sql_slave_skip_countersystem variable. See Section 18.104.22.168, “SET GLOBAL sql_slave_skip_counter Syntax”.
The position in the current master binary log file to which the SQL thread has read and executed, marking the start of the next transaction or event to be processed. You can use this value with the
CHANGE MASTER TOstatement's
MASTER_LOG_POSoption when starting a new slave from an existing slave, so that the new slave reads from this point. The coordinates given by (
Exec_Master_Log_Pos) in the master's binary log correspond to the coordinates given by (
Relay_Log_Pos) in the relay log.
The total combined size of all existing relay log files.
The values specified in the
UNTILclause of the
Until_Conditionhas these values:
UNTILclause was specified
Masterif the slave is reading until a given position in the master's binary log
Relayif the slave is reading until a given position in its relay log
Until_Log_Posindicate the log file name and position that define the coordinates at which the SQL thread stops executing.
These fields show the SSL parameters used by the slave to connect to the master, if any.
Master_SSL_Allowedhas these values:
Yesif an SSL connection to the master is permitted
Noif an SSL connection to the master is not permitted
Ignoredif an SSL connection is permitted but the slave server does not have SSL support enabled
The values of the other SSL-related fields correspond to the values of the
MASTER_SSL_KEYoptions to the
CHANGE MASTER TOstatement. See Section 22.214.171.124, “CHANGE MASTER TO Syntax”.
This field is an indication of how “late” the slave is:
When the slave is actively processing updates, this field shows the difference between the current timestamp on the slave and the original timestamp logged on the master for the event currently being processed on the slave.
When no event is currently being processed on the slave, this value is 0.
In essence, this field measures the time difference in seconds between the slave SQL thread and the slave I/O thread. If the network connection between master and slave is fast, the slave I/O thread is very close to the master, so this field is a good approximation of how late the slave SQL thread is compared to the master. If the network is slow, this is not a good approximation; the slave SQL thread may quite often be caught up with the slow-reading slave I/O thread, so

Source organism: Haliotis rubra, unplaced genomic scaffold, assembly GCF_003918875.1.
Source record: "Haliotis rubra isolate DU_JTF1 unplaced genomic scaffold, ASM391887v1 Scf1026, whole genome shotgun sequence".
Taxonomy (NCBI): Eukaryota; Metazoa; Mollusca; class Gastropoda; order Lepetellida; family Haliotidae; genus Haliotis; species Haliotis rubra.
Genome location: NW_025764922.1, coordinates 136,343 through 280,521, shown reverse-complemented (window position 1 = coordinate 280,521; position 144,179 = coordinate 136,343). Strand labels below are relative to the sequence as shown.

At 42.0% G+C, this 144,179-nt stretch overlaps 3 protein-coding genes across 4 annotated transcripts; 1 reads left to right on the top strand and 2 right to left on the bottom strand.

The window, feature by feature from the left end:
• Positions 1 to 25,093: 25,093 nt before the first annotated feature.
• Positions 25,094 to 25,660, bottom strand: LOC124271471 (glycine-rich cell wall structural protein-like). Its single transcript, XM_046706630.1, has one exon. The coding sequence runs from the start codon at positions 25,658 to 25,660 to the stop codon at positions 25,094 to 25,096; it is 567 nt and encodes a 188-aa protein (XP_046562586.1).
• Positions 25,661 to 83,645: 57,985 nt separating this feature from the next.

Seconds_Behind_Masteroften shows a value of 0, even if the I/O thread is late compared to the master. In other words, this column is useful only for fast networks.
This time difference computation works even if the master and slave do not have identical clock times, provided that the difference, computed when the slave I/O thread starts, remains constant from then on. Any changes—including NTP updates—can lead to clock skews that can make calculation of
This field is
NULL(undefined or unknown) if the slave SQL thread is not running, or if the slave I/O thread is not running or is not connected to the master. For example, if the slave I/O thread is running but is not connected to the master and is sleeping for the number of seconds given by the
CHANGE MASTER TOstatement or
--master-connect-retryoption (default 60) before reconnecting, the value is
NULL. This is because the slave cannot know what the master is doing, and so cannot say reliably how late it is.
The value of
Seconds_Behind_Masteris based on the timestamps stored in events, which are preserved through replication. This means that if a master M1 is itself a slave of M0, any event from M1's binary log that originates from M0's binary log has M0's timestamp for that event. This enables MySQL to replicate
TIMESTAMPsuccessfully. However, the problem for
Seconds_Behind_Masteris that if M1 also receives direct updates from clients, the
Seconds_Behind_Mastervalue randomly fluctuates because sometimes the last event from M1 originates from M0 and sometimes is the result of a direct update on M1.